SAPULPA — When her access to medical care became a bigger concern recently, Sheena Jackson did the only thing she knew to do.
She called on a higher power.
“It really is an answer to my prayers,” Jackson said Tuesday of the new Cura Medical Clinic in Sapulpa, as she and her husband, Michael, waited to get checked in.
The Jacksons, who live in Oilton, drove 30 miles to visit the clinic and were among several first-time patients taking advantage of its free primary care services.
Cura, 1012 W. Taft St., serves residents who don’t have insurance and is currently open one evening a week — 6-8 p.m. every Tuesday.
The need for it is already evident.
The volunteer-run clinic, occupying a small donated space in a shopping center, is able to see up to 16 patients on Tuesdays. It welcomed nine on July 23, its first time to be open. This Tuesday, with word having spread, a line of around 30 were waiting when the doors opened. The office phone had 40-plus messages.
The demand will present challenges, said Sam Elzay, clinic administrator and physician’s assistant, adding that he was sorry to have to ask the later arrivers to come back next week.
But he said he feels “really good” about the clinic’s strong start. It testifies to “the support of everybody involved, which has been encouraging and optimistic,” Elzay said.
The free clinic is part of Cura for the World, a nonprofit organization on a mission to plant medical clinics in remote communities around the globe. Founded by Dr. T.J. Trad, a Stillwater cardiologist, Cura currently operates in four other countries and is expanding.
Two Tulsa-area urgent care physicians, Dr. Rachel Ray and Dr. Zach Fowler, are behind the Sapulpa clinic, and said it grew out of their shared desire to reach the “medically underserved” locally.
Starting their own nonprofit would have been a difficult undertaking, Ray said, but their former Oklahoma State University classmate and friend, Trad, had already done that with Cura and had built a successful model.
“We talked to him and he said we could partner with him and start the first (Cura) clinic in the United States,” Ray said.
Creek County was a natural fit, as it’s one of the state’s poorer counties and has a shortage of health care services.
Cura’s plan is to eventually have a clinic like the one in Sapulpa in all 50 states.
Added Fowler: “Cura is Latin for a helping hand. We are trying to embody that and embrace that.”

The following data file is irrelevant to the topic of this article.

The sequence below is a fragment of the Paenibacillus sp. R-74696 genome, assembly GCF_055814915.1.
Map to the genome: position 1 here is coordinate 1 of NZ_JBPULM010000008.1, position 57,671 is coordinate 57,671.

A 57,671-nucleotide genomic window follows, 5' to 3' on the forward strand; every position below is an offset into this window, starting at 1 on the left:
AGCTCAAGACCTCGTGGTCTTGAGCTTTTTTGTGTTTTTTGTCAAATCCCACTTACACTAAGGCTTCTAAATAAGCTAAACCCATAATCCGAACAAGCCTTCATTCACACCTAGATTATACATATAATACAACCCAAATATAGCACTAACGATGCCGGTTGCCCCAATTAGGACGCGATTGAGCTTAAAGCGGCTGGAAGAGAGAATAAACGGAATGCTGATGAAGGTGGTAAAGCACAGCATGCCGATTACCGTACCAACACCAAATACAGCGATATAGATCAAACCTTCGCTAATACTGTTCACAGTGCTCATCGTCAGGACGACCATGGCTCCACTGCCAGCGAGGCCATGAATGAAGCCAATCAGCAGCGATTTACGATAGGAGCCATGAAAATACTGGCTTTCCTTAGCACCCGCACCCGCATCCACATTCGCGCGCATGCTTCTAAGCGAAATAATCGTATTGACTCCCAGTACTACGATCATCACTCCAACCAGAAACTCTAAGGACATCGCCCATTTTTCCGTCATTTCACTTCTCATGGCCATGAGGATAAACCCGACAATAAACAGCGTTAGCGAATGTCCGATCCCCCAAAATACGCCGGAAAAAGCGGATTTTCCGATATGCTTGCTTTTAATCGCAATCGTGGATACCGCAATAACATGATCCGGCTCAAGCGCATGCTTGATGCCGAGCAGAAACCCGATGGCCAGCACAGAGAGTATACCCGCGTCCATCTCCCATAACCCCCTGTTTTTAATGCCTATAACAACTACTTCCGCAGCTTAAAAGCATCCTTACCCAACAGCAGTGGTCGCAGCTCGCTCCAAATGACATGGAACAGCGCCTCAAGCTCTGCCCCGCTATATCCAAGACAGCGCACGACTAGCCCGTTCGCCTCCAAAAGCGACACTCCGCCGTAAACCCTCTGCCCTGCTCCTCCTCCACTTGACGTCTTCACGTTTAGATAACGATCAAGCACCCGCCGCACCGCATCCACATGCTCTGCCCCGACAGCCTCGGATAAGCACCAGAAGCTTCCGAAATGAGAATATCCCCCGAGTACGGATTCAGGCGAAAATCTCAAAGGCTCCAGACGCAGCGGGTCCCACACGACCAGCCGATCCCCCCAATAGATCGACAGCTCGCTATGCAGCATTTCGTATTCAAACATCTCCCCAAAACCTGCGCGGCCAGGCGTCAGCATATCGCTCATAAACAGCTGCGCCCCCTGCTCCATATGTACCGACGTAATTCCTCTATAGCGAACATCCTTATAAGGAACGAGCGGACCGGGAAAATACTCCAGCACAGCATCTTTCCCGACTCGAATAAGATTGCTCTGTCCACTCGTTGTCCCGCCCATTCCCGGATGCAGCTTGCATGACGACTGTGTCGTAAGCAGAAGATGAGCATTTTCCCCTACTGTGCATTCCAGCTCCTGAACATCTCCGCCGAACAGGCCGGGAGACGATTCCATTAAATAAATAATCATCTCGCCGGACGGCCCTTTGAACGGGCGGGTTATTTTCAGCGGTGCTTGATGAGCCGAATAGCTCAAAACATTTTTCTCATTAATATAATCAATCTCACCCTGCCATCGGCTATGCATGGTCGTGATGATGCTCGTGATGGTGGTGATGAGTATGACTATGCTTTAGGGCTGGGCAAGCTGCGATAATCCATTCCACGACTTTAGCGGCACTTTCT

The clinic is staffed by at least six volunteers every week — two medical providers, along with nurses and office staff.
Patients are seen first-come, first-served. Although the focus is Creek County, anyone who doesn’t have insurance will be admitted.
Among the 16 patients served this week, the Jacksons had been using their former clinic in Calvin, where they used to live, they said. It’s now 100 miles away and trips there make for an all-day affair.
A closer clinic in Payne County takes only residents from that county, they said.
“See what I mean when I say this is an answer to prayer?” Sheena Jackson said.
“I started praying about three weeks ago. And then we heard about this on the news.”
Jenny Box of Sapulpa was one of the patients Tuesday, waiting after her husband dropped her off.
“This is much closer for me,” she said, adding that she formerly used the Bedlam Clinic in Tulsa.
Without access to a free clinic, “I’d be in trouble. I’d probably be back in the hospital,” said Box, who’s dealing with complications from a previous blood clot in her leg.
Now that the Cura clinic is up and running, organizers can begin to think about their next steps.
The hope is to eventually add more hours and days.
Also, the clinic will soon have on site a charitable pharmacy, where prescriptions will be filled for free. Med-World Pharmacy in Sapulpa will be involved with that, and is currently working with the clinic to offer cheaper medications to patients. The clinic is opioid-free, with no narcotics or marijuana dispensed or kept on the premises.
Elzay said he and the others involved with the Sapulpa clinic believe strongly in the Cura mission.
“We are here to do good,” he said.
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